• The Chilling Adventures of Sabrina (Netflix) Taken from the graphic novels, and not a reboot of the campy sitcom, Sabrina Spellman is a girl you want to hug and hit all at the same time. The Aunts are probably my favorite people in the whole show, and soon enough you’ll want to be smoking cigarettes like Aunt Zelda and saying ‘Hail Satan’ with Aunt Hilda. (That might change later though)
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Music for MidWinter

  • Noropo by Heilung – The video is intense, Norse driven, and amazeballs. The whole album Futha is quite fantastic, and when sung in English is completely intoxicating. There is something almost primal in their lyrics, as if the band has tapped into our Collective Ancestors heads and then put pen to paper, throat singing to drums.
  • Morning Song by Eivor – Listen to it in English because she usually sings this one in Icelandic or her own native tongue of Farose. This song is stunning, and perfect for the Imbolc; Casting away the pain and hurts from the previous night and embracing the dawn. ‘A new beginning, now I’m sure, Morning clears the sky once more…’ it’s off her 2015 album Bridges which is just haunting, lovely, and wonderful. 
  • Black Snake by Wendy Rule – Even though the album Black Snake came out in 2013, I find it to be completely evocative and almost a necessity in these strange times we find ourselves. The song is a journey of transformation, getting rid of that which doesn’t serve, ‘I shed it like a skin’ sends a chill up my arm in a most delicious way. Give it a listen for a cool experience.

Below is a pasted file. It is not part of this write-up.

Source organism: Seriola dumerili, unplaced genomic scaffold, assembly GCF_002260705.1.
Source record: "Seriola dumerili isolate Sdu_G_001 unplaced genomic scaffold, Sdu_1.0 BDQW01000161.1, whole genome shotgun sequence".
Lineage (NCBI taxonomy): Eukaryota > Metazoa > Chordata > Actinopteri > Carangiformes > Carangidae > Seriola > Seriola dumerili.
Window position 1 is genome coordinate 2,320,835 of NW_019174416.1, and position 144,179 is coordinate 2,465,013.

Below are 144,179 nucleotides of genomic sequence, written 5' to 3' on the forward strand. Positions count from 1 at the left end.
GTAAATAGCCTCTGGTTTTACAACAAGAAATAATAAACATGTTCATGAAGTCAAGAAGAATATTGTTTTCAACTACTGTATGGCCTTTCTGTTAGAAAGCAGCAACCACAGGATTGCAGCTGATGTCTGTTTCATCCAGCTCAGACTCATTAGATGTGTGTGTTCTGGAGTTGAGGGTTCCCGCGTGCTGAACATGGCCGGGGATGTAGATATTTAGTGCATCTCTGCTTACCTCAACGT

So, the long and short of it is, if you’ve got the leg power and can stand the cold then by all means, go out into the forest, bring an offering to the forest spirits, commune. When you get home, however, and you feel like diving under covers like some of us, pop some popcorn, and watch a show with a Witchy theme: Welcome. You’re among friends! 

Happy Imbolc. Happy St. Brigid’s Day. Happy Candlemas. Happy MidWinter. Spring is looking good.

About The Author

About the Author

Mellissa Clancy is the owner of Familiar Books & Metaphysical Shop in Springfield, Ohio with her sweet hubby, David. She’s a pop culture geek, pagan, mom, and witch. You can find her and the shop on Facebook @FamiliarBooks or on Instagram @familiarbooksohio

Mellissa